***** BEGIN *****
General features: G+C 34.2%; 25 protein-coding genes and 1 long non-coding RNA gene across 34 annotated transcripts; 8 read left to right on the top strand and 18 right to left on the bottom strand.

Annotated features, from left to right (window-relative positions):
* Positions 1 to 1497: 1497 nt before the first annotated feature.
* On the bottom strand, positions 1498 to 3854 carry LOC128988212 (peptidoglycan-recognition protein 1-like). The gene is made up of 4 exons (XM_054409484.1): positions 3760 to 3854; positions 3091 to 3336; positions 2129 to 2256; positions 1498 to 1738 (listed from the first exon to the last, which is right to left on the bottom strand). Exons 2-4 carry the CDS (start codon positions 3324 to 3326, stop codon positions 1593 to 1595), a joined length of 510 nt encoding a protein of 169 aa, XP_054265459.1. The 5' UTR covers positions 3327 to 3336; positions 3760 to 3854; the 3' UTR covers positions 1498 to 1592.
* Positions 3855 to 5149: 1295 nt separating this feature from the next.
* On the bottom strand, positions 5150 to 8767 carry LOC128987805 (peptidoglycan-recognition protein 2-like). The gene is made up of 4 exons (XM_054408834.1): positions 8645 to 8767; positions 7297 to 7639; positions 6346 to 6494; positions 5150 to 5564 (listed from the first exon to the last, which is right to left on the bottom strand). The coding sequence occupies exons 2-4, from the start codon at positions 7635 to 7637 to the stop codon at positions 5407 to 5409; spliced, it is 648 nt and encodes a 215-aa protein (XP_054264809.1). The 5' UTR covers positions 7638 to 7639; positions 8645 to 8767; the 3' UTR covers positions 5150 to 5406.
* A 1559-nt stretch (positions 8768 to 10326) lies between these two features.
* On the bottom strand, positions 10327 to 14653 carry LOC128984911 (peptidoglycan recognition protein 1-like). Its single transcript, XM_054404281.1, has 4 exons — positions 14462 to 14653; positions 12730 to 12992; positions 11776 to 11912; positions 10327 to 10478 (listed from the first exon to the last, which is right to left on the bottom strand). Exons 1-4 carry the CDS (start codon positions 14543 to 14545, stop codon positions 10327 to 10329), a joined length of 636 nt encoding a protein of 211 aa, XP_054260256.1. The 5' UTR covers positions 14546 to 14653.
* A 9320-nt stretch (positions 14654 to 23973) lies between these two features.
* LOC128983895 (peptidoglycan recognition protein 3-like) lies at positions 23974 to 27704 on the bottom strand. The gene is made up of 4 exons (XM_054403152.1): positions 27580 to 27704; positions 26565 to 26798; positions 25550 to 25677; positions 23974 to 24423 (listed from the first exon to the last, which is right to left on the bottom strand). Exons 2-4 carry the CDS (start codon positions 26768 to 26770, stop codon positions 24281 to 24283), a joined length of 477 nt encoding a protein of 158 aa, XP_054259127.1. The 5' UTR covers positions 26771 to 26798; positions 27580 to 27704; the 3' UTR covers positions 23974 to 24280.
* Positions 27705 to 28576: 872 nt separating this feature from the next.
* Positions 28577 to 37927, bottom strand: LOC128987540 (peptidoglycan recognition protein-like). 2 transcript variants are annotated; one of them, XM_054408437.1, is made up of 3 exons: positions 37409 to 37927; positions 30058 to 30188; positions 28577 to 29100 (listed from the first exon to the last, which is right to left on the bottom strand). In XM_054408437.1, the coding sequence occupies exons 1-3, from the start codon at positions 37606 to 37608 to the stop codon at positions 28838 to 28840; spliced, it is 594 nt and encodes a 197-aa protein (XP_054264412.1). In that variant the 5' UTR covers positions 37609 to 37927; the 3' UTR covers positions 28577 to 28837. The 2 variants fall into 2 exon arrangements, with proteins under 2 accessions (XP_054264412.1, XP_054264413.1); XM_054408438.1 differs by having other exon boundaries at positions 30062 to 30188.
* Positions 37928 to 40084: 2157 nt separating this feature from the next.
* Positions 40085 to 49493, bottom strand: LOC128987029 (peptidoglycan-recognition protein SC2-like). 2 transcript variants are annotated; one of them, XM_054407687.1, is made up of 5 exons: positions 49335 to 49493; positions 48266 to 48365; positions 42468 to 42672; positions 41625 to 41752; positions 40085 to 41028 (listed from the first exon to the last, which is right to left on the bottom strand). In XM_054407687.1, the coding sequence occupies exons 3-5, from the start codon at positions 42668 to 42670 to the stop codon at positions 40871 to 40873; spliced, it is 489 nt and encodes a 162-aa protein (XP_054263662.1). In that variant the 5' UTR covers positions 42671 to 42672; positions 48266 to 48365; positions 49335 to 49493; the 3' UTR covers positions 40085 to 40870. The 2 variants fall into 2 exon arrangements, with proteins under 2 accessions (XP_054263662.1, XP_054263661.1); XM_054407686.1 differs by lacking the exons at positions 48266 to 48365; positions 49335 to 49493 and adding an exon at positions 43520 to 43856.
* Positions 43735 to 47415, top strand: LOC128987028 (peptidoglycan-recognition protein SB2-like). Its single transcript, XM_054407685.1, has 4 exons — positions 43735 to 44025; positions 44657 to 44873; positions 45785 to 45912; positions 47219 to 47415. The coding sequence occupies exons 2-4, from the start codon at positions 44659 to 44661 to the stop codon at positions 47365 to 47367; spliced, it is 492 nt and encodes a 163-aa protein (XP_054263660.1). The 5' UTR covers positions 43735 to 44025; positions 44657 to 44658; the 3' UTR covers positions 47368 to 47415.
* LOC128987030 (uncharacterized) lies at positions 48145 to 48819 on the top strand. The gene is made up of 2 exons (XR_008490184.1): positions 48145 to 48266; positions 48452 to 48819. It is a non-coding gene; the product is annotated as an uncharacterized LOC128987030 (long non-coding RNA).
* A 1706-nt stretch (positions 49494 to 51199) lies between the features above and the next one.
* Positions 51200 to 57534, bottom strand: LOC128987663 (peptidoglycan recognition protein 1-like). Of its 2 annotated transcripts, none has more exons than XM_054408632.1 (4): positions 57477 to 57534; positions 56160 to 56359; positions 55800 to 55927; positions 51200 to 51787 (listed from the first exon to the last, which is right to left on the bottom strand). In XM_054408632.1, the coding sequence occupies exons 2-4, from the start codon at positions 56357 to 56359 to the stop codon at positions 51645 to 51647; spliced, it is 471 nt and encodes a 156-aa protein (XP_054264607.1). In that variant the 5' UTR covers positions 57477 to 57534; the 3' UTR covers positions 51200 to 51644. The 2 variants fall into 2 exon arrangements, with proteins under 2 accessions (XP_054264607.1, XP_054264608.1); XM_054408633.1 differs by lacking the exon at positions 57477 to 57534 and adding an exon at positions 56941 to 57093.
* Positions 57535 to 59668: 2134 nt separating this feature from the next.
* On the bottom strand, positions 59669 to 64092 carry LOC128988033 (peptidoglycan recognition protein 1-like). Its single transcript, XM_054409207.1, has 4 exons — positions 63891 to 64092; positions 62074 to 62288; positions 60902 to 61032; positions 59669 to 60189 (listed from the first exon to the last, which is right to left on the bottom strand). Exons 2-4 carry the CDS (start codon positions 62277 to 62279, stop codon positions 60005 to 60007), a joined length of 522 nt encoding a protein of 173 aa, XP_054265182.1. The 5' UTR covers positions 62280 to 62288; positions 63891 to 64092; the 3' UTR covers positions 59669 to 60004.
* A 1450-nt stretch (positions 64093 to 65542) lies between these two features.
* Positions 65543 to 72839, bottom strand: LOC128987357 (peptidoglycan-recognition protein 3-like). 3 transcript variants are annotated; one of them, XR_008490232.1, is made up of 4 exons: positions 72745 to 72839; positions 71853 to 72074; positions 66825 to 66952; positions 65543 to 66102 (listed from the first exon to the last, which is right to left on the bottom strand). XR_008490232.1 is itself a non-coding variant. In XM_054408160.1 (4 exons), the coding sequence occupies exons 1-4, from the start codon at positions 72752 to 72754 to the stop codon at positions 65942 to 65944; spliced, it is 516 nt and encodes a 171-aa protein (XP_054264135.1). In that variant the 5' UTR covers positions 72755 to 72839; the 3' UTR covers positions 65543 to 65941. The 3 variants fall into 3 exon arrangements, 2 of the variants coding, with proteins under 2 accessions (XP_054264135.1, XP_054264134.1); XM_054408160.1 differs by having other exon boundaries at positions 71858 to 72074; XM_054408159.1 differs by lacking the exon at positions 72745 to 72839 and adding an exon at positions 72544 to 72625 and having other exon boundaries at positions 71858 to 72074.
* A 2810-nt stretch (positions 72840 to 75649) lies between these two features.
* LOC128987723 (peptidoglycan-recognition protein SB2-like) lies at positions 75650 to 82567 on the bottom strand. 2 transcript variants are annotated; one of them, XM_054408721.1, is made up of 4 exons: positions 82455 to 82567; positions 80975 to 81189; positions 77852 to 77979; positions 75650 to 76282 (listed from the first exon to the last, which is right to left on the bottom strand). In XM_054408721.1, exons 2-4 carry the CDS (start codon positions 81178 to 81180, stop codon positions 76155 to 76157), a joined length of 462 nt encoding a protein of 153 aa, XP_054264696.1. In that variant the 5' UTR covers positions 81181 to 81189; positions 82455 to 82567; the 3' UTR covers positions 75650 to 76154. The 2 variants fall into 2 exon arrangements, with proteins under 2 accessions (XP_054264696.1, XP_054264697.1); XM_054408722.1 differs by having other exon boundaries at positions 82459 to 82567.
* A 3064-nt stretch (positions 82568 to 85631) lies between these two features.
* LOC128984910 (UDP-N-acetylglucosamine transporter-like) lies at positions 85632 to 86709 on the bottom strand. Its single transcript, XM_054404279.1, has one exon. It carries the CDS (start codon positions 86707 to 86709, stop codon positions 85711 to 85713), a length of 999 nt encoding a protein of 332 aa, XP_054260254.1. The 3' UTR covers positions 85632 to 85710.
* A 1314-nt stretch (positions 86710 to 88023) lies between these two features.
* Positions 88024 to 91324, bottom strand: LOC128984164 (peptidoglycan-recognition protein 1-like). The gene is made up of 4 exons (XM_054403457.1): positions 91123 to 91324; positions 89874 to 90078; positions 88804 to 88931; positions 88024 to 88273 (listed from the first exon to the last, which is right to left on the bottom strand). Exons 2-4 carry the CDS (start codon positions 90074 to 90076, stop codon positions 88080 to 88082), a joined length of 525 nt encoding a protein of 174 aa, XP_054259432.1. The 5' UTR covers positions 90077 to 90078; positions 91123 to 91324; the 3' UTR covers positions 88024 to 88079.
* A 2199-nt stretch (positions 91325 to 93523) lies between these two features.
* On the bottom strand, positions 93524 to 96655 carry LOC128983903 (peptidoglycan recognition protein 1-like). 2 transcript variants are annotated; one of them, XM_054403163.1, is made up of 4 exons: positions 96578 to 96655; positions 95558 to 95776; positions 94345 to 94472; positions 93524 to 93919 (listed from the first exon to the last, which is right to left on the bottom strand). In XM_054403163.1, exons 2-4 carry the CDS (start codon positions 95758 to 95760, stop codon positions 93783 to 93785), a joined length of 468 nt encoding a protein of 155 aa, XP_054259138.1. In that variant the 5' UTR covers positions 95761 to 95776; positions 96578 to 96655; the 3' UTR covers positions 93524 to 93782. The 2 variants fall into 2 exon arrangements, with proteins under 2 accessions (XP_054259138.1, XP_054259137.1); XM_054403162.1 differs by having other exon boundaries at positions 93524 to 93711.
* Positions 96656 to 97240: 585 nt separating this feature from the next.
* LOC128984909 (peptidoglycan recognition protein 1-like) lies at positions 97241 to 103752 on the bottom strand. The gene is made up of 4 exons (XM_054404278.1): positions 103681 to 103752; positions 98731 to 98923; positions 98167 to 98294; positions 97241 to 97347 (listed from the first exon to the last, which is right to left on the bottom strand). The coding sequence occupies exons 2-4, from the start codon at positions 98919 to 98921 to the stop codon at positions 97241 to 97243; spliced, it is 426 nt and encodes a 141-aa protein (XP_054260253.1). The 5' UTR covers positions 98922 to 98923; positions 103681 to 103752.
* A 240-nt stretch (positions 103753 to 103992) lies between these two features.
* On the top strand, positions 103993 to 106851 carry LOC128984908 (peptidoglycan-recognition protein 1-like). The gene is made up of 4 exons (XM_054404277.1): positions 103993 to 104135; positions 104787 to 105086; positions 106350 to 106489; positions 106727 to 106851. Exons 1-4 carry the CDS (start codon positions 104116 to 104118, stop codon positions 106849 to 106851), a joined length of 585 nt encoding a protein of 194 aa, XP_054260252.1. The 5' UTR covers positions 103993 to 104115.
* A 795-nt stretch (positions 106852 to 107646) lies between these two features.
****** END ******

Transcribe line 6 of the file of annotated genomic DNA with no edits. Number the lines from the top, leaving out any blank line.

* On the bottom strand, positions 5150 to 8767 carry LOC128987805 (peptidoglycan-recognition protein 2-like). The gene is made up of 4 exons (XM_054408834.1): positions 8645 to 8767; positions 7297 to 7639; positions 6346 to 6494; positions 5150 to 5564 (listed from the first exon to the last, which is right to left on the bottom strand). The coding sequence occupies exons 2-4, from the start codon at positions 7635 to 7637 to the stop codon at positions 5407 to 5409; spliced, it is 648 nt and encodes a 215-aa protein (XP_054264809.1). The 5' UTR covers positions 7638 to 7639; positions 8645 to 8767; the 3' UTR covers positions 5150 to 5406.